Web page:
Thursday, May 8, 2014
EasyJet Looks at Innovative Fleet Operations
[Avionics Today May 8, 2014] EasyJet is looking at several innovative, technology driven applications to save time and money with current research and development projects, including aircraft maintenance checks performed by Unmanned Aerial Vehicles (UAVs), "paperless plane" operations and three-dimensional virtual reality technology allowing a remote engineering team to see exactly what a pilot or engineer sees.
The London-based carrier is currently working with Bristol Robotics Laboratory, a U.K.-based UAV-maker, Coptercraft, and FMC Technologies' subsidiary Measurement Solution to develop and introduce UAV inspections into its operations next year. The plan is for the UAVs to scan and assess its fleet of 220 Airbus A320 family aircraft and report any damage that would require further inspection or maintenance work back to the engineers.
Carolyn McCall, CEO of EasyJet, said the introduction of UAVs would also allow the "engineering team to undertake more skilled tasks, keeping our costs down which in turn keeps our fares low and helping to minimize delays."
EasyJet is currently trialing the UAVs, and plans on introducing them early next year.
“Aircraft inspection is a great application for drones. Coupled with smart navigation and computer vision, they can get accurate data from really awkward places," said Dr. Arthur Richards, head of aerial robotics at the Bristol Robotics Laboratory, a partnership between the University of
Bristol and the University of West England.
Ian Davies, head of engineering for the airline, said he believes the UAVs can perform "in a couple of hours" what it would take more than a day for an engineer to do on some aircraft inspections. Along with its plan to introduce UAVs, easyJet is also looking to use a 3D virtual reality and augmented reality technology developed by Epson and Vuzix, designed to allow a remote team to see exactly what a pilot sees in real-time.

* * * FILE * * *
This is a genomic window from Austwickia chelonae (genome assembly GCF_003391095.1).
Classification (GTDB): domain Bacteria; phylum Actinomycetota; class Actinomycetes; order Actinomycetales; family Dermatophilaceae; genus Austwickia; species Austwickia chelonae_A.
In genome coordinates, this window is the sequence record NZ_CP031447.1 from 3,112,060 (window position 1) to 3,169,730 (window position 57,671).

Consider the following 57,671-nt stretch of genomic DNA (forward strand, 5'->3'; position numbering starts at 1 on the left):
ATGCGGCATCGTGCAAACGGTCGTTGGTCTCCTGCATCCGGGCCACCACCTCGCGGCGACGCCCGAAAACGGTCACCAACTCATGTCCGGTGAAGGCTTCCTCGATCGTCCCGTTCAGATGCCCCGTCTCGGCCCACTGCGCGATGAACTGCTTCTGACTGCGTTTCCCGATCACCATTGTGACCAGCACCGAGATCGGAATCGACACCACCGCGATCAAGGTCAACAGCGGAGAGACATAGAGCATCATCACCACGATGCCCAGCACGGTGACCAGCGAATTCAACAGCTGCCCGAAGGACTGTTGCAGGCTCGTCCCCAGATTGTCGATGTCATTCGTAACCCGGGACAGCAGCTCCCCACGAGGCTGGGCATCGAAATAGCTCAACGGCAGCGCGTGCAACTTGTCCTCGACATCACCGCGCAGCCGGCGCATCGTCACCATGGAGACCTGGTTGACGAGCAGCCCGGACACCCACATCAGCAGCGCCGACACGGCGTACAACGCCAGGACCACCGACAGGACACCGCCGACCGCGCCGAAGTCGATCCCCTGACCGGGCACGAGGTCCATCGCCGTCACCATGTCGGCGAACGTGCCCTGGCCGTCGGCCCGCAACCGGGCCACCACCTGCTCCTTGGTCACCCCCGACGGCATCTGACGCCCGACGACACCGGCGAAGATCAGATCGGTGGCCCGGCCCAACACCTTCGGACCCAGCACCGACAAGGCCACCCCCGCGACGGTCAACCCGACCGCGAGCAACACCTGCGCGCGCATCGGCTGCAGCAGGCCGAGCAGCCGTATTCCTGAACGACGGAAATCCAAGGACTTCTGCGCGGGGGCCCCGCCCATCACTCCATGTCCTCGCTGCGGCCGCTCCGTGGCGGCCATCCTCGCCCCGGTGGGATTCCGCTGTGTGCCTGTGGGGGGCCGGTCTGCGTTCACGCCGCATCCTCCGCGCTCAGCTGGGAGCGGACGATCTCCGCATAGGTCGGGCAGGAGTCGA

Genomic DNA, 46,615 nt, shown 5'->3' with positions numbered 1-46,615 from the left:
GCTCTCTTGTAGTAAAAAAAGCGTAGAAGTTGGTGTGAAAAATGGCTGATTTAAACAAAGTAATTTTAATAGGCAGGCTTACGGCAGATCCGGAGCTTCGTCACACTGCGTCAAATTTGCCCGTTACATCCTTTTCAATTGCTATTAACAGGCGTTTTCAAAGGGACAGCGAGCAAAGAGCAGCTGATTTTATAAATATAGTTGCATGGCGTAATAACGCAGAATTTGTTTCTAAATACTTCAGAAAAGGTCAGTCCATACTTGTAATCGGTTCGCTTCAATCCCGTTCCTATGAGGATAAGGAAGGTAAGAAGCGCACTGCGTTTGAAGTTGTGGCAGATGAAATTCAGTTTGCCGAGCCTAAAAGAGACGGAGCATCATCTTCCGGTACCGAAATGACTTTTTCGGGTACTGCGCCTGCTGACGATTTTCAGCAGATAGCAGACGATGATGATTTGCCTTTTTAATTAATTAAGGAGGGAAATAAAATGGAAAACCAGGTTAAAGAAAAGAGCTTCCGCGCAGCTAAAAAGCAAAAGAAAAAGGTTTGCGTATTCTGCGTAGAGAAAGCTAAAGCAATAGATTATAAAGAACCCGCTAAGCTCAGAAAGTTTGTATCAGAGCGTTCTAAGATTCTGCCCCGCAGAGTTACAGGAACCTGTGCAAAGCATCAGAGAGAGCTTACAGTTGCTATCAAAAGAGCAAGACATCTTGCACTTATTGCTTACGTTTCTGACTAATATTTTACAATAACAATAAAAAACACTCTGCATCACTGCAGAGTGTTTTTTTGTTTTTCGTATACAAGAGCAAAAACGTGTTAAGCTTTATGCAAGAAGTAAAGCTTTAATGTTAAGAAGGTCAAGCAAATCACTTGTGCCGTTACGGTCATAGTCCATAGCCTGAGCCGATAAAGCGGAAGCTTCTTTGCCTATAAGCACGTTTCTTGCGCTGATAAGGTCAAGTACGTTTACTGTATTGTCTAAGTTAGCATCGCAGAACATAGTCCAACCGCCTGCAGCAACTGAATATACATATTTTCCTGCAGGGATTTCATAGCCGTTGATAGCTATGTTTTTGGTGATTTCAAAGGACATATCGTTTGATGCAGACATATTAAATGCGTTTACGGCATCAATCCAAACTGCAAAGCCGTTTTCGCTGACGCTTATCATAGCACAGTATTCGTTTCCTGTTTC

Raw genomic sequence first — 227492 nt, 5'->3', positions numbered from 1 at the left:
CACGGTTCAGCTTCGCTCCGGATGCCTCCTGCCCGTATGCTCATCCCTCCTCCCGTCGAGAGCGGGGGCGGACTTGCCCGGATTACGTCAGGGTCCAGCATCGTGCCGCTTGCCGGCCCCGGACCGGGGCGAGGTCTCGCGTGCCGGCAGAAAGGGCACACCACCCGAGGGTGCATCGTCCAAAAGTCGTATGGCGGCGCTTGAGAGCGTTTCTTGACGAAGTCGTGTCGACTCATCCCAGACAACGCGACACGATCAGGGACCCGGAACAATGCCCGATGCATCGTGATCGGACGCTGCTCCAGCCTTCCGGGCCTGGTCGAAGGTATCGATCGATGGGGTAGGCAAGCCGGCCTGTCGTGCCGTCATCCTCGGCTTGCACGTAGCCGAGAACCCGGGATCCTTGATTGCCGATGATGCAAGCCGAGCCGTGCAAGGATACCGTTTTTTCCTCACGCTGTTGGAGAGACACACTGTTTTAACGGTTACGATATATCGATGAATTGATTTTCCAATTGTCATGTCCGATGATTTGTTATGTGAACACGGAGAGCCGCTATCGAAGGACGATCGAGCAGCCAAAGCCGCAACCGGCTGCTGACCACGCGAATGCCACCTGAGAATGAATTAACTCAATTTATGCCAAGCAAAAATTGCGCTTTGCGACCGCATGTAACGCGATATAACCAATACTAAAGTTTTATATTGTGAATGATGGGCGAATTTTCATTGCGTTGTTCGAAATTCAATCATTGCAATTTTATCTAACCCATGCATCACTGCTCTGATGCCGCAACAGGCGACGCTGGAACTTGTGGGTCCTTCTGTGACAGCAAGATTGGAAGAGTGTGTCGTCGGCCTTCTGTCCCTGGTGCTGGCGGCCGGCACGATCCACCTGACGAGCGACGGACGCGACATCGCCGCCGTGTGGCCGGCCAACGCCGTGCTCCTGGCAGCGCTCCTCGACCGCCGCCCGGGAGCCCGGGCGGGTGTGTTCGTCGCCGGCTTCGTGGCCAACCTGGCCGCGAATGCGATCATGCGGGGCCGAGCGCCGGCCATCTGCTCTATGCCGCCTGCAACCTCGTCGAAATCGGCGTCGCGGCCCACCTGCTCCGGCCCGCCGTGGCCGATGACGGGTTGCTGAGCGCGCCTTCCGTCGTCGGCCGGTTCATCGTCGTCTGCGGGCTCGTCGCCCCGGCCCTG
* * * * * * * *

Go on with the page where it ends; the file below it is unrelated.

"3D augmented reality technology is key to EasyJet reducing longer delays when an aircraft is down route. This will help us get greater clarity on any technical issues which occur hundreds of miles away. By wearing the augmented reality glasses, pilots or engineers down route can transmit live pictures and data to the EasyJet Operations Control Centre at Luton giving them direct access to visual information making it easier for them to resolve any technical issue," said Davies.
The goal of the development is to allow pilots and engineers to use virtual reality glasses, which EasyJet wants to its pilots and engineers to use, especially at the more remote airports along its network throughout Europe and the Middle East.
Finally, the airline is also completing the fitting of Panasonic Toughpads in place of all laptops and printed navigational charts across all of its aircraft by the end of May. The elimination of logbooks is expected to reduce fuel costs by $500,000 per year for EasyJet.
"Every kilo of weight taken off EasyJet’s fleet of aircraft saves around $20,000 per year," the airline says.